2. Following the sad event, the doctor consoles her father – who is representing her husband who’s out of town – and tells him he knows of a woman in Memphis who has a solution.
  3. In the present day, Avery attends a nursing event with her father, Senator Wells. She leaves work and Elliot – her fiancé – behind and has come home to spend time with her father who is sick, to replace him at the US senate-house if the sickness persists.
  4. Avery notices that Judy her grandmother, who is staying at a nursing home, is increasingly growing senile and consistently mutters about a family secret.
  5. Back at the nursing event, an old woman called May Crandall sneaks up to her, calls her Fern, and makes away with her dragonfly bracelet which belongs to Judy – her grandmother. She doesn’t notice at the time.
  6. While at home, she gets a call from the nursing home informing her they found a bracelet in May’s possession that may belong to her. Avery is fascinated by May and wants to know more about her, so she goes to the nursing home. She snoops around May’s possession and finds a picture of someone looking strikingly like Judy. She takes a photo snap of it and leaves.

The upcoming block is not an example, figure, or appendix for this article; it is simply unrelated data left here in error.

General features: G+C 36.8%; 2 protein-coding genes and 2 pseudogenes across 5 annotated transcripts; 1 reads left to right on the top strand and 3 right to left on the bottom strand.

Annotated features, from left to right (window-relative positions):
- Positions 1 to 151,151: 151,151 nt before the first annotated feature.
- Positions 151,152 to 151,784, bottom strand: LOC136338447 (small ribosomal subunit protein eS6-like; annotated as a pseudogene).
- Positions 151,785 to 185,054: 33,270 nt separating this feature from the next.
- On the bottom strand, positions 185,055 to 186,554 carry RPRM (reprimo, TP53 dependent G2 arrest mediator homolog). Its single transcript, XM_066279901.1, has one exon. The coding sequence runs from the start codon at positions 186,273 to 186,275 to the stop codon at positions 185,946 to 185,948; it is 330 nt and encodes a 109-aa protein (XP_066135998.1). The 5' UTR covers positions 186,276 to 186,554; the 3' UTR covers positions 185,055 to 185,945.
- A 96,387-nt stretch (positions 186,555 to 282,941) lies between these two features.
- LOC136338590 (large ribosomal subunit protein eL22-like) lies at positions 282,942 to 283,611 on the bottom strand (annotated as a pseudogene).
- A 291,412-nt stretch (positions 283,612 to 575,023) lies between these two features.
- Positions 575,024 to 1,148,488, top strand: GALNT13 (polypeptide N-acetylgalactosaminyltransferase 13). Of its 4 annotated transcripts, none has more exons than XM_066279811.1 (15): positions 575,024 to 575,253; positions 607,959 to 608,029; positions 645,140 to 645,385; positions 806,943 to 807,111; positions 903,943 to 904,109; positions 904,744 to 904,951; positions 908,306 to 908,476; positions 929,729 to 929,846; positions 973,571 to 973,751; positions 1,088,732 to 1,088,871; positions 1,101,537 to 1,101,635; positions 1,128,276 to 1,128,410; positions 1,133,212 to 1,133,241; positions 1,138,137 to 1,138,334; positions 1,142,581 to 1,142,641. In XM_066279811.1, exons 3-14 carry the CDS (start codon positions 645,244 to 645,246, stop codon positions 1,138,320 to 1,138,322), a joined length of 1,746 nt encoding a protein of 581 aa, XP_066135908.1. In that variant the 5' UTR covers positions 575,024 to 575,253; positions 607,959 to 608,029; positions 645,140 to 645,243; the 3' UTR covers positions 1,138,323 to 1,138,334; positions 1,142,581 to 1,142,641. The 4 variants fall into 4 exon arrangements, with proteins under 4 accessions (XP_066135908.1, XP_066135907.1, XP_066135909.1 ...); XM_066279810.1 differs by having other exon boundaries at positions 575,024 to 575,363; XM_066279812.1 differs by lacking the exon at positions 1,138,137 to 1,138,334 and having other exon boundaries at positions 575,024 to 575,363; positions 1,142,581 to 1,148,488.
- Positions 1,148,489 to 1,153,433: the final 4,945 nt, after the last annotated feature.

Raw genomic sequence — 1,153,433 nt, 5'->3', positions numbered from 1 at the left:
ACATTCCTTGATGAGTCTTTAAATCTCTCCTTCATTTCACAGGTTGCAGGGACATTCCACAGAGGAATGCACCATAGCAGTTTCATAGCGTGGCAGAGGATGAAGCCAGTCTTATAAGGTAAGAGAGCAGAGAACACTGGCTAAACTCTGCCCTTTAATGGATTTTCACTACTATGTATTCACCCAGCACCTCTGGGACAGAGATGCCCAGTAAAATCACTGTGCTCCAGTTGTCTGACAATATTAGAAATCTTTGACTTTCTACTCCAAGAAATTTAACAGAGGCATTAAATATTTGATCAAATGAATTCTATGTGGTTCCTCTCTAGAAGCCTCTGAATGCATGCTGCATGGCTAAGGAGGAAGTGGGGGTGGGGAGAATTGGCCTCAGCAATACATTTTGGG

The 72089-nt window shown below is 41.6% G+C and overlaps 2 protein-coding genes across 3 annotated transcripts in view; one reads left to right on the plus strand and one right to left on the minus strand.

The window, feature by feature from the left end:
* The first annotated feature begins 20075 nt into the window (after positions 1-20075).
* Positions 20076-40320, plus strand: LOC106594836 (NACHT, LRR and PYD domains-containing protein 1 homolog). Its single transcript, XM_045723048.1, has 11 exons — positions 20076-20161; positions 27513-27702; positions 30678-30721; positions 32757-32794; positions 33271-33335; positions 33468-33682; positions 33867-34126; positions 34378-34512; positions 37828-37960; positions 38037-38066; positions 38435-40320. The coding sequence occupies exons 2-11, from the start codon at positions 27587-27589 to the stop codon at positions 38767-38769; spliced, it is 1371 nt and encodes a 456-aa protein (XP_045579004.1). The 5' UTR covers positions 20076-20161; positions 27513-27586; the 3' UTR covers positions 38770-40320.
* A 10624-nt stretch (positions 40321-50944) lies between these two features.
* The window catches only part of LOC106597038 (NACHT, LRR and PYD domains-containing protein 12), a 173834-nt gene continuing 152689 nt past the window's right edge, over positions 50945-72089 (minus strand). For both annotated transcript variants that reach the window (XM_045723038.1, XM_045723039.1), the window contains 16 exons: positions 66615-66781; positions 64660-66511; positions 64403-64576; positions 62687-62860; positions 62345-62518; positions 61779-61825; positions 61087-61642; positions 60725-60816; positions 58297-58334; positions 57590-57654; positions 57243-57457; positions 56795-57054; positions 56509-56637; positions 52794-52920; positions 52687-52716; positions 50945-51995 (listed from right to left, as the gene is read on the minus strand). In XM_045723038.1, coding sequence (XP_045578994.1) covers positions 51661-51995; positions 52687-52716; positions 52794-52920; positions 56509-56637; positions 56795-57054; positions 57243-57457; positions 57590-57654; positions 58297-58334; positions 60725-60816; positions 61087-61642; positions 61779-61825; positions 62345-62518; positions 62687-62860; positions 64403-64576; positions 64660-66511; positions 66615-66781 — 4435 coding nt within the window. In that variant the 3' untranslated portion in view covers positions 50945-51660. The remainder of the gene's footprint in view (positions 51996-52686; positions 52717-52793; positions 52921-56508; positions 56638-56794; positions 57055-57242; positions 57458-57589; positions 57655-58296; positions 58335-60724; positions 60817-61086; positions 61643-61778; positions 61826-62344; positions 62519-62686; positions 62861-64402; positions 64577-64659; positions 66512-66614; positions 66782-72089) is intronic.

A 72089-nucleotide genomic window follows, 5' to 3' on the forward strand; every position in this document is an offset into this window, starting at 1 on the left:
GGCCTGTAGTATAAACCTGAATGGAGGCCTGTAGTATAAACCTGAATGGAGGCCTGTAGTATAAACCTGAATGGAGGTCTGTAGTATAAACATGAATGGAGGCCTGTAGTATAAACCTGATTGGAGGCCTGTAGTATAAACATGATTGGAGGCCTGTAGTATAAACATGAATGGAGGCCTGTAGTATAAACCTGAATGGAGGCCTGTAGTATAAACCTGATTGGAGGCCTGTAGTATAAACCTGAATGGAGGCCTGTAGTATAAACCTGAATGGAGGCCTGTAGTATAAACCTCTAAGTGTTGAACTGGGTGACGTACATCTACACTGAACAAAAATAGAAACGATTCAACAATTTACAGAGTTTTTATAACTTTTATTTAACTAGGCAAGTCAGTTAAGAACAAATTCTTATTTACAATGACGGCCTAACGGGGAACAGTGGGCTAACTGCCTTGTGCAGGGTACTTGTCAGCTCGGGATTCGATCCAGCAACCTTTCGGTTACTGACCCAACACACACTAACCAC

7. She shows the picture to Judy and she replies “Queenie”, and talks about “Arcadia” (as quoted in ‘Before We Were Yours), warning Avery not to tell anyone what she’s heard. Avery is confused more than ever. She itches to know more.
  8. She goes and searches through Judy’s dairy, finds a number belonging to one Trent Turner Sr., calls it but it is Trent Turner Jr. who receives the call and says that the real owner was his grandfather who had passed away a few days ago.
  9. Avery talks about Judy with Trent and Trent says his grandfather left some documents belonging to Judy. They take a look and find it’s an adoption document for Shad Arthur Foss, Judy’s twin brother. Meanwhile, Avery on her own dissects Judy’s old typewriter and finds out that she had been researching the Tennessee Children’s Home Society operated by Georgia Tann. Also, more files were brought in by the Trent center around the Tennessee Children’s Home Society.